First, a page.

Low Back Pain in Runners

Lower back pain is a common complaint seen in runners. One of the contributing factors is runners tend to focus more on cardiovascular endurance and building up their legs and therefore, often neglect other areas of the body such as the core. The "core muscles" are the deep lumbar, pelvic and abdominal stabilizing muscles that protect the spine. Weak core muscles can lead to injuries and sub-par performances. Running on hard surfaces can lead to tight hamstring muscles and weak abdominals making runners more vulnerable to back pain.

Research has indicated that core muscle training, which develops the muscles of the stomach, back, pelvis and hips, has become one of the most important focuses in fitness training. It has also shown that crunches and sit-ups do not actively stimulate the core; rather there are certain specific exercises that engage these muscles more effectively. Increasing numbers of athletes in all sports have come to realize that core training improves performance and reduces injury.

Examples of how core muscle issues adversely affect running include, pelvis misalignment. If one's pelvis is improperly aligned while running, injuries to the hamstrings, Achilles tendons and lower back muscles and joints ensue. That is where core strengthening comes in. It stabilizes the pelvic area, which leads to proper alignment and in turn, improved and more efficient running posture.

Other common causes of low back pain in runners include mechanical issues such as flat or hyperpronated feet, leg length discrepancies, curvature of the spine (scoliosis), degenerative disc disease, and muscular imbalances. However, the most common cause is muscle strain.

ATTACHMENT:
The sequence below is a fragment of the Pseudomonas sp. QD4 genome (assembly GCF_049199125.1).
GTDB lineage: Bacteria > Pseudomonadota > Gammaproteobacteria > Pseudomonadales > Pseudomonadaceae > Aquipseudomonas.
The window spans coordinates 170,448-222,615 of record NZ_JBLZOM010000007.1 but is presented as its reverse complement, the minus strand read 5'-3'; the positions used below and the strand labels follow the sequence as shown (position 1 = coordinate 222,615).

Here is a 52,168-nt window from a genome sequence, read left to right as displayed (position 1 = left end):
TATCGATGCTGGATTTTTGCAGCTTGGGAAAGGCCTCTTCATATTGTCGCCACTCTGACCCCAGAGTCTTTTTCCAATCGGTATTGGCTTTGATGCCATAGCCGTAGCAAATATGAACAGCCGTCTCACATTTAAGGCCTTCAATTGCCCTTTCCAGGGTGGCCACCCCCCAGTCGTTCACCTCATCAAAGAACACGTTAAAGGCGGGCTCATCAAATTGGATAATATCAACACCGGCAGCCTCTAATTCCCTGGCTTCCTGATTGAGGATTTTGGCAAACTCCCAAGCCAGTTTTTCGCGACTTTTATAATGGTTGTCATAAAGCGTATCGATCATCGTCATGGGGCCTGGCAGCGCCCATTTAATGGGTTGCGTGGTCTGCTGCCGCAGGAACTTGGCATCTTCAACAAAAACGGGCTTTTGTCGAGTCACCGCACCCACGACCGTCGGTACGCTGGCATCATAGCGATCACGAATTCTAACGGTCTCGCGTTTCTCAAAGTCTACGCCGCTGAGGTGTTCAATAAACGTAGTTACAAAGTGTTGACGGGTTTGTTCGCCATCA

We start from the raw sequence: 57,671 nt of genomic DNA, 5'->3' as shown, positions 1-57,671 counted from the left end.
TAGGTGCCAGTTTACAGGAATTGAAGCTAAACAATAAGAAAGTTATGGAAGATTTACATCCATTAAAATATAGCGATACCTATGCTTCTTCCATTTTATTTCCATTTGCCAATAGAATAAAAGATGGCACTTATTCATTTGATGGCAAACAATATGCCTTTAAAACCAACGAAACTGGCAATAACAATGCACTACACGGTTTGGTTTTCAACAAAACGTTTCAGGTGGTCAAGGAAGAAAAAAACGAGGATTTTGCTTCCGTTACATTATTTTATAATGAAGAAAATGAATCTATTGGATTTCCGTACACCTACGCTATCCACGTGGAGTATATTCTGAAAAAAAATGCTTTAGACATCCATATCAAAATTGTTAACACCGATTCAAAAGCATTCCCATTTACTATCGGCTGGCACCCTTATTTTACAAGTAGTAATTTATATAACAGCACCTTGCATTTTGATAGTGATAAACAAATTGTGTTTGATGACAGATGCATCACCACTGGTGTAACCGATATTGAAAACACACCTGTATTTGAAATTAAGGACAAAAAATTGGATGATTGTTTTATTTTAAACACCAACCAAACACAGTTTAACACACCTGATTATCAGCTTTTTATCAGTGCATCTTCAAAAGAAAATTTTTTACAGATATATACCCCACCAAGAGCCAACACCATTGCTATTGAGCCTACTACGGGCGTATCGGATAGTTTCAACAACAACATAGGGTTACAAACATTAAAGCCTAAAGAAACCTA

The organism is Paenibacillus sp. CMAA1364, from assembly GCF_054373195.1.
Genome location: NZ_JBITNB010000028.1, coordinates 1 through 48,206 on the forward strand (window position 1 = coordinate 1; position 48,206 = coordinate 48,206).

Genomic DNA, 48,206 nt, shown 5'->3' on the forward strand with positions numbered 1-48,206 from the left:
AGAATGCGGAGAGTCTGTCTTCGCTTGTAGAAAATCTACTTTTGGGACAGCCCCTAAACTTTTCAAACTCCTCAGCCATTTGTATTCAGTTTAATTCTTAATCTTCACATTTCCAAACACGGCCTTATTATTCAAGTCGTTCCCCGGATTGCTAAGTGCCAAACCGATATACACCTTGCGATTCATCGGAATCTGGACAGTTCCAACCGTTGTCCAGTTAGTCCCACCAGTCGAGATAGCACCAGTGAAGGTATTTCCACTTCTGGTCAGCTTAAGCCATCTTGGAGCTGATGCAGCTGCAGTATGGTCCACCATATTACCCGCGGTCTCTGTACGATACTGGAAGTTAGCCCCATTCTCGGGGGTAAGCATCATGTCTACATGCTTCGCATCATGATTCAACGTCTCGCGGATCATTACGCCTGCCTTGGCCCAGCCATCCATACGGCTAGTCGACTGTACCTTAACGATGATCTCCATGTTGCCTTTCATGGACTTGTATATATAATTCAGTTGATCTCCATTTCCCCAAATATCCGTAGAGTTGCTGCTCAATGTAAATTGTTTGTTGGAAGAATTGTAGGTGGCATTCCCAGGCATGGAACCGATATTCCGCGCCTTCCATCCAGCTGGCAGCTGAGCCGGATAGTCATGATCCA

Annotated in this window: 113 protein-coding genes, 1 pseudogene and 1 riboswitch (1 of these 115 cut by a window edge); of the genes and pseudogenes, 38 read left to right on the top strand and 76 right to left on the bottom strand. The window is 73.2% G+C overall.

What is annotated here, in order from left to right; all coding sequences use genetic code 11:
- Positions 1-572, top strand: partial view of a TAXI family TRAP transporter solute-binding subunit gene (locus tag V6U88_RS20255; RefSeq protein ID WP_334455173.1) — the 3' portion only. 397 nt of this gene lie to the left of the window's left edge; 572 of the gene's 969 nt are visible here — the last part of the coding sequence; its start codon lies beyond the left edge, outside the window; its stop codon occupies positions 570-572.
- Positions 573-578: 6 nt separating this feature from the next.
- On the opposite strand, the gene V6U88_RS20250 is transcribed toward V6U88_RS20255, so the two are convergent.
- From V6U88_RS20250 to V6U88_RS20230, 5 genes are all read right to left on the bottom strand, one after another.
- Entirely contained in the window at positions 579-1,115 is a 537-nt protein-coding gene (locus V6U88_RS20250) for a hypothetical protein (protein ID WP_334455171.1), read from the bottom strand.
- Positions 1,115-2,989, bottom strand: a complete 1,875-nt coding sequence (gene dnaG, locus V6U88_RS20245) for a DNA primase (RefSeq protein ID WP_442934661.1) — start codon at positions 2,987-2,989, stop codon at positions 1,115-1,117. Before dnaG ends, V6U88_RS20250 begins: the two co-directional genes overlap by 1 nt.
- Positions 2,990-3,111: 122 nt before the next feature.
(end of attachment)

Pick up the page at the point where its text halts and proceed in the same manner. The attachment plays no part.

Flat feet or hyperpronation results in a loss of the arch of the foot. The arch is an important shock absorber for the body and takes the weight, pressure and burden from the kinetic chain (link of feet, knees, hips, and low back). Worn or ill-fitting shoes may exacerbate this condition. The best treatment is to obtain the proper running shoes and/or orthotics to place your feet, knees, hips, and low back in the proper alignment. Running on pavement adds strain on the kinetic chain. The best way to counteract this is to run on grass, trails, or on a treadmill.

Rehabilitation is critical in returning runners to their activity. Aggressive core strengthening along with increased flexibility and range of motion are the basis of most rehabilitation programs. The majority of patients improve with conservative treatment. However, patience is important as it may take weeks for symptoms to dissipate. Runners with back pain can continue running while in rehabilitation if the intensity, duration and frequency or altered and, most importantly, if running does not worsen the pain.

Some conditions leading to low back pain in runners may be more stubborn and challenging. So, if your back pain persists despite appropriate conservative measures and training modifications, it's time to see a spine specialist.